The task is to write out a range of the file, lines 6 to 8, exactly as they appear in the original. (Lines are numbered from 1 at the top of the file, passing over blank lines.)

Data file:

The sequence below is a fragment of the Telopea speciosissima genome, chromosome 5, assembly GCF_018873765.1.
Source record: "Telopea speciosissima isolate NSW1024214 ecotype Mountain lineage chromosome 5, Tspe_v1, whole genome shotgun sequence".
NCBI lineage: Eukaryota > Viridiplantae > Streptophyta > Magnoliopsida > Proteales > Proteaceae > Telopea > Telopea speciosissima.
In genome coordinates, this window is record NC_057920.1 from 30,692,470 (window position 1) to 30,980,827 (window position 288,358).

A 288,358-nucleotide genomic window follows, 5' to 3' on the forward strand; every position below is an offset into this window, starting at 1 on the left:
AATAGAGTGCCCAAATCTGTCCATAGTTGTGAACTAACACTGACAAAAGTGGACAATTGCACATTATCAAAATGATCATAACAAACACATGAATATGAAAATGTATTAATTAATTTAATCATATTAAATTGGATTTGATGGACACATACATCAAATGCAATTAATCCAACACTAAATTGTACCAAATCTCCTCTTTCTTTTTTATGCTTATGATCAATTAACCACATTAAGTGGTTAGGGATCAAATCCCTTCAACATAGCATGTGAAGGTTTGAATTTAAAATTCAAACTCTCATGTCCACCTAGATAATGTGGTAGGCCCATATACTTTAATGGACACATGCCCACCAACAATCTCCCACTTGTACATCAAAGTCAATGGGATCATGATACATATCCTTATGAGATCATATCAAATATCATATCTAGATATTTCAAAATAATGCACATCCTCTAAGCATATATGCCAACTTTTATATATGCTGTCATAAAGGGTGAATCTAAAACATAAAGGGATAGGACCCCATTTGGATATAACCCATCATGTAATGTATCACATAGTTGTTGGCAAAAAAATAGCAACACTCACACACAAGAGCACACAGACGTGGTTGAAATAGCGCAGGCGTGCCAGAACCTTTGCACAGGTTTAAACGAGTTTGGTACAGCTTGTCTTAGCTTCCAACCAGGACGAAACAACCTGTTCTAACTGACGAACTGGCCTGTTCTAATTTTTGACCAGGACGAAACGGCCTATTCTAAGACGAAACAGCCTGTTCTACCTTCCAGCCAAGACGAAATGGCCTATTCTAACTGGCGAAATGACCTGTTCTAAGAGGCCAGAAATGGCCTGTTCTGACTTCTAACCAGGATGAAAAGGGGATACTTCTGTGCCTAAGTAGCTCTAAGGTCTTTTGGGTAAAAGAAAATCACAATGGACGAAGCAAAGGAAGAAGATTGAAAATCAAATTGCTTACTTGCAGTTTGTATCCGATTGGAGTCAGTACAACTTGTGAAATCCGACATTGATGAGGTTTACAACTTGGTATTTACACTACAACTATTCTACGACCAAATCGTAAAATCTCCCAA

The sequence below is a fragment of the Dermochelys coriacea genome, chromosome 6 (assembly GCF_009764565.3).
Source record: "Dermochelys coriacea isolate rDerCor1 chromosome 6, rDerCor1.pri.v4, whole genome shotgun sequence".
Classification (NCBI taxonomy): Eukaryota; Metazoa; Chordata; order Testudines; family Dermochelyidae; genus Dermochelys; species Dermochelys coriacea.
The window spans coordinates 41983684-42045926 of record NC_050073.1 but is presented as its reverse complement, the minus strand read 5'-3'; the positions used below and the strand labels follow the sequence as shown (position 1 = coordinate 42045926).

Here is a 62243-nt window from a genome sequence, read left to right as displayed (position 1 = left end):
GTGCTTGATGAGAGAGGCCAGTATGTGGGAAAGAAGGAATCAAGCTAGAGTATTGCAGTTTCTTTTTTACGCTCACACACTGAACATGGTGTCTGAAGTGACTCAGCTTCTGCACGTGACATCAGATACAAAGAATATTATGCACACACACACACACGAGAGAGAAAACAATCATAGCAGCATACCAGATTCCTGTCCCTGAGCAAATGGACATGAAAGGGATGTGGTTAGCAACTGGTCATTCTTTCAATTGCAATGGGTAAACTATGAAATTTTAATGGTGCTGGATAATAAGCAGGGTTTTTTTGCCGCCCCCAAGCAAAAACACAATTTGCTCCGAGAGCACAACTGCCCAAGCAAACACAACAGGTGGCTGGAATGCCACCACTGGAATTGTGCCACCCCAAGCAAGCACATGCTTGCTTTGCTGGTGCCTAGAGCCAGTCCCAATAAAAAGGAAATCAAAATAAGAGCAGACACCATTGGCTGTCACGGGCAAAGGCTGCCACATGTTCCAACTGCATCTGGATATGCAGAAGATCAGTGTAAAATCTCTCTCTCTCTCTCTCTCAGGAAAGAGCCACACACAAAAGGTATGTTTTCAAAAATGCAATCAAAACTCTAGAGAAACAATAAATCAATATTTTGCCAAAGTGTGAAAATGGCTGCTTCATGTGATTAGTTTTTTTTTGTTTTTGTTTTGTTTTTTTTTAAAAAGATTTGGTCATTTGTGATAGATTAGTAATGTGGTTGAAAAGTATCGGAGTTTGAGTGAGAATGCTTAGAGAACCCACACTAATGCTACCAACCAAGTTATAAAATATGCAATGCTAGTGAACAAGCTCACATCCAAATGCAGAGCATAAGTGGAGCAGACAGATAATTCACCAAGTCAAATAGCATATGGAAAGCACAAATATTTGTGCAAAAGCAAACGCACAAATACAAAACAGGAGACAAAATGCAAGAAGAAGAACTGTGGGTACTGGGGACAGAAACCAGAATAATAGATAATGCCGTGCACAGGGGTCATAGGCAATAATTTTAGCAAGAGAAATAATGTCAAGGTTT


AATAGAGTGCCCAAATCTGTCCATAGTTGTGAACTAACACTGACAAAAGTGGACAATTGCACATTATCAAAATGATCATAACAAACACATGAATATGAAAATGTATTAATTAATTTAATCATATTAAATTGGATTTGATGGACACATACATCAAATGCAATTAATCCAACACTAAATTGTACCAAATCTCCTCTTTCTTTTTTATGCTTATGATCAATTAACCACATTAAGTGGTTAGGGATCAAATCCCTTCAACATAGCATGTGAAGGTTTGAATTTAAAATTCAAACTCTCATGTCCACCTAGATAATGTGGTAGGCCCATATACTTTAATGGACACATGCCCACCAACAATCTCCCACTTGTACATCAAAGTCAATGGGATCATGATACATATCCTTATGAGATCATATCAAATATCATATCTAGATATTTCAAAATAATGCACATCCTCTAAGCATATATGCCAACTTTTATATATGCTGTCATAAAGGGTGAATCTAAAACATAAAGGGATAGGACCCCATTTGGATATAACCCATCATGTAATGTATCACATAGTTGTTGGCAAAAAAATAGCAACACTCACACACAAGAGCACACAGACGTGGTTGAAATAGCGCAGGCGTGCCAGAACCTTTGCACAGGTTTAAACGAGTTTGGTACAGCTTGTCTTAGCTTCCAACCAGGACGAAACAACCTGTTCTAACTGACGAACTGGCCTGTTCTAATTTTTGACCAGGACGAAACGGCCTATTCTAAGACGAAACAGCCTGTTCTACCTTCCAGCCAAGACGAAATGGCCTATTCTAACTGGCGAAATGACCTGTTCTAAGAGGCCAGAAATGGCCTGTTCTGACTTCTAACCAGGATGAAAAGGGGATACTTCTGTGCCTAAGTAGCTCTAAGGTCTTTTGGGTAAAAGAAAATCACAATGGACGAAGCAAAGGAAGAAGATTGAAAATCAAATTGCTTACTTGCAGTTTGTATCCGATTGGAGTCAGTACAACTTGTGAAATCCGACATTGATGAGGTTTACAACTTGGTATTTACACTACAACTATTCTACGACCAAATCGTAAAATCTCCCAA

The sequence below is a fragment of the Dermochelys coriacea genome, chromosome 6 (assembly GCF_009764565.3).
Source record: "Dermochelys coriacea isolate rDerCor1 chromosome 6, rDerCor1.pri.v4, whole genome shotgun sequence".